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In America, the movement protesting against liberal theology became known as 'fundamentalism'.

Fundamentalists believed not only in the verbal inspiration and infallibility of the Bible, but also in a whole series of evangelical doctrines published around 1909 under the title of THE FUNDAMENTALS.

The writers included such men as B B Warfield, H C G Moule and James Orr. They emphasized the substitutionary death of Christ on the cross, the reality of eternal punishment, and the need for personal conversion.

In later years the term 'fundamentalism' came to denote an unduly defensive and obscurantist attitude which was anti-scholarly, anti-intellectual and anti-cultural. For this reason, many conservative theologians who might be regarded as heirs of the original fundamentalists disown the label today.

- Source: Handbook To The History Of Christianity, ed. Tim Dowley (Lion, Berkhamsted, England; Eerdmans, Grand Rapids MI, USA, 1977) p 596.

1 a often capitalized : a movement in 20th century Protestantism emphasizing the literally interpreted Bible as fundamental to Christian life and teaching b : the beliefs of this movement c : adherence to such beliefs
2 : a movement or attitude stressing strict and literal adherence to a set of basic principles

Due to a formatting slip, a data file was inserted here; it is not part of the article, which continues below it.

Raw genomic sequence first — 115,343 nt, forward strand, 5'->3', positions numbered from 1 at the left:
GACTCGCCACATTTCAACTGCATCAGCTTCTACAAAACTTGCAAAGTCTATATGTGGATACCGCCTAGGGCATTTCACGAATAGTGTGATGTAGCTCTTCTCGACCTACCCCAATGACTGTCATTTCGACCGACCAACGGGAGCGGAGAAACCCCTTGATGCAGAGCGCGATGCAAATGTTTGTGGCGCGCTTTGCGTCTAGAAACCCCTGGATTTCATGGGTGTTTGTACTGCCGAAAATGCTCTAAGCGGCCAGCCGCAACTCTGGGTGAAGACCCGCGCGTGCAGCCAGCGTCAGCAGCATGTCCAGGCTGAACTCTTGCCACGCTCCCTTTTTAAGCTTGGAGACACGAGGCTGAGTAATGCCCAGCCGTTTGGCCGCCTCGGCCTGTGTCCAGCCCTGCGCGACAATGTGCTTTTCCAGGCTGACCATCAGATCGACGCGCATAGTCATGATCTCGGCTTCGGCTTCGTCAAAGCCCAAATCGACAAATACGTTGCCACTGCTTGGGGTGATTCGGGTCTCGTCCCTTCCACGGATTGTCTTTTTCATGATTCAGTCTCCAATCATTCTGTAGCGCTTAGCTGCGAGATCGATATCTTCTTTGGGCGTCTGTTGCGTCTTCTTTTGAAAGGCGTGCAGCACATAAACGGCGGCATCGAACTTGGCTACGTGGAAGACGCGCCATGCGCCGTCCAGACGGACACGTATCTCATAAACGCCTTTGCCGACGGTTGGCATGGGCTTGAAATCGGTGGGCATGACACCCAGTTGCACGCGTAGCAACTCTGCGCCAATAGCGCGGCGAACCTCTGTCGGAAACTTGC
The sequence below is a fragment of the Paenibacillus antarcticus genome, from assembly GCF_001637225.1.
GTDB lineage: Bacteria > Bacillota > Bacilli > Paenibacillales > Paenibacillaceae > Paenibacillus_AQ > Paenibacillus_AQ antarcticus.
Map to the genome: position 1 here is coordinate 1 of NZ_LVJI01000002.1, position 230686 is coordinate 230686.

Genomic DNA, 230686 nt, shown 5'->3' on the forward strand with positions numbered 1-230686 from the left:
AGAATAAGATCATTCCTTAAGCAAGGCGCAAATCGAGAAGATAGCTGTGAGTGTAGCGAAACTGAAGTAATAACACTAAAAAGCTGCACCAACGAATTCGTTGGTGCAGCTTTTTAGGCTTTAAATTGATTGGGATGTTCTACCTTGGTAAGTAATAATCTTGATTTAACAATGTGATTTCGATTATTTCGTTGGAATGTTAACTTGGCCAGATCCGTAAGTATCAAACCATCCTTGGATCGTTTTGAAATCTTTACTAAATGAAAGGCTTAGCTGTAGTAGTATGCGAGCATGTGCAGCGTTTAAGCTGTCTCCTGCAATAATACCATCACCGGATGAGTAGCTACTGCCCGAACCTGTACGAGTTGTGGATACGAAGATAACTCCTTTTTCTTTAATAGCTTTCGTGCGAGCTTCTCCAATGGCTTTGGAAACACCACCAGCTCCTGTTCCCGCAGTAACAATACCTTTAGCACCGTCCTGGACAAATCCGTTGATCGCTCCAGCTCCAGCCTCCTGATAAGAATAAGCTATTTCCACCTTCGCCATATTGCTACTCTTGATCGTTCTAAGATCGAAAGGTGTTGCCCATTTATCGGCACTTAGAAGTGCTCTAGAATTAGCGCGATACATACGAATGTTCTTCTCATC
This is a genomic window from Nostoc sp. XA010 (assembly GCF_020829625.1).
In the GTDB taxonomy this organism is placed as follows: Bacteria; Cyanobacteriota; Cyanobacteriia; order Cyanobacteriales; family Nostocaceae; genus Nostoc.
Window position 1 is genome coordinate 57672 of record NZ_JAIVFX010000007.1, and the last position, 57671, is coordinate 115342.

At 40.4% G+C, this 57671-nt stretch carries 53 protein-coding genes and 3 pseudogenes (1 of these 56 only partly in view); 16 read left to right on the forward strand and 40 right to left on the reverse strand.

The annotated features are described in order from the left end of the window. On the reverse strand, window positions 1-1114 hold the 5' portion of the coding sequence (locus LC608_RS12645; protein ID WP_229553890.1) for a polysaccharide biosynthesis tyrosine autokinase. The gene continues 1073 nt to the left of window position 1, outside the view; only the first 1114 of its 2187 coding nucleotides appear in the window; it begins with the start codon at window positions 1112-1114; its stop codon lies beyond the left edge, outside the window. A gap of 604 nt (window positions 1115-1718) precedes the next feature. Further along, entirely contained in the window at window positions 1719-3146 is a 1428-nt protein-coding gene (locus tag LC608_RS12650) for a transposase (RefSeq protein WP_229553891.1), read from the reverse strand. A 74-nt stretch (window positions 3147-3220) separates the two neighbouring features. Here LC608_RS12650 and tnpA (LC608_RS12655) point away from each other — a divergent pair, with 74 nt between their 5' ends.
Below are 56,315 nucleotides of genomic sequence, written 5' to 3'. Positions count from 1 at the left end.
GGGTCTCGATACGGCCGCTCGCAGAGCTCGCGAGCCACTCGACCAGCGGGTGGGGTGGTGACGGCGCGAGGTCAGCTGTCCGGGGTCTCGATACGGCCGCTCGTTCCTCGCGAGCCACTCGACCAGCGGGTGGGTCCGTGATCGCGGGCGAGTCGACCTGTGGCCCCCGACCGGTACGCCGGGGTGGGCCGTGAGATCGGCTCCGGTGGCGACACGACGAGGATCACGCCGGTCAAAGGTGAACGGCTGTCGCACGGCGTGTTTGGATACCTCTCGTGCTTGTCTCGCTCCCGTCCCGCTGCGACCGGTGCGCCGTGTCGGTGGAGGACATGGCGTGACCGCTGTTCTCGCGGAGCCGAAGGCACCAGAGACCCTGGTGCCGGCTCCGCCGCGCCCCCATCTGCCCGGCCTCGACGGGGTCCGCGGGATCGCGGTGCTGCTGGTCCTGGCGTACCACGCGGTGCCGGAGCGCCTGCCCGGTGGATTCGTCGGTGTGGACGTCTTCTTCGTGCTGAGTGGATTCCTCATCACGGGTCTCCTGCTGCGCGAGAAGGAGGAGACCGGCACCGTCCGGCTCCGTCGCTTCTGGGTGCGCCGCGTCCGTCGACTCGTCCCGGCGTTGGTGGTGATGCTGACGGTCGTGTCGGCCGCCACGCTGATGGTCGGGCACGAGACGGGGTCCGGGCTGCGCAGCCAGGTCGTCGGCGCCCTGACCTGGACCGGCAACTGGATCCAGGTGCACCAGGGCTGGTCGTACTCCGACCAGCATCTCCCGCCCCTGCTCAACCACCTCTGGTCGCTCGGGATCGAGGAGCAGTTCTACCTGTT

In news reports and secular articles, the term ''fundamentalist'' often is applied to any group or individual that fits the second definition shown above. Fundamentalists are often, deservedly or not, portrayed as intolerant, unyielding, and backward.

When using the term we suggest people follow the Associated Press Stylebook's advice:

fundamentalist: The word gained usage in an early 20th century fundamentalist-modernist controversy within Protestantism. In recent years, however, fundamentalist has to a large extent taken on pejorative connotations except when applied to groups that stress strict, literal interpretations of Scripture and separation from other Christians.

In general, do not use fundamentalist unless a group applies the word to itself.
- Source: The Associated Press Stylebook and Briefing on Media Lawoffsite

This sound advice is mirrored by in the Religion Stylebook provided by the Religion Newswriters Association:

fundamentalism, fundamentalist: A Christian religious movement that began in the U.S. in the late 19th century and early 20th century to counter liberalism and secularism. It emphasized the inerrancy of the Bible. In recent years, fundamentalist and fundamentalism have become associated with any religious reactionary movement, such as Islamic fundamentalism. The words also have been used as pejoratives. Journalists often, and erroneously, label all conservative Christians, including conservative evangelicals, as fundamentalists. It is best to avoid the words unless a group applies the terms to itself.
- Source: Religion | Stylebook

Rick Ross -- a controversial, blustering cult watcher with a particularly nasty approach to Christianity --often uses the term 'fundamentalist' when referring to news items about Christians -- even when neither the story nor the situation, nor the theological leanings and affiliations of the people involved warrant it.

In most cases such usage of the term is a demonstration of ignorance, at the very least.

Note: Mormon fundamentalism is distinct from Christian fundamentalism, due to the fact that the Mormon Church and its sects are - theologically - cults of Christianity.


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This post was last updated: May. 7, 2015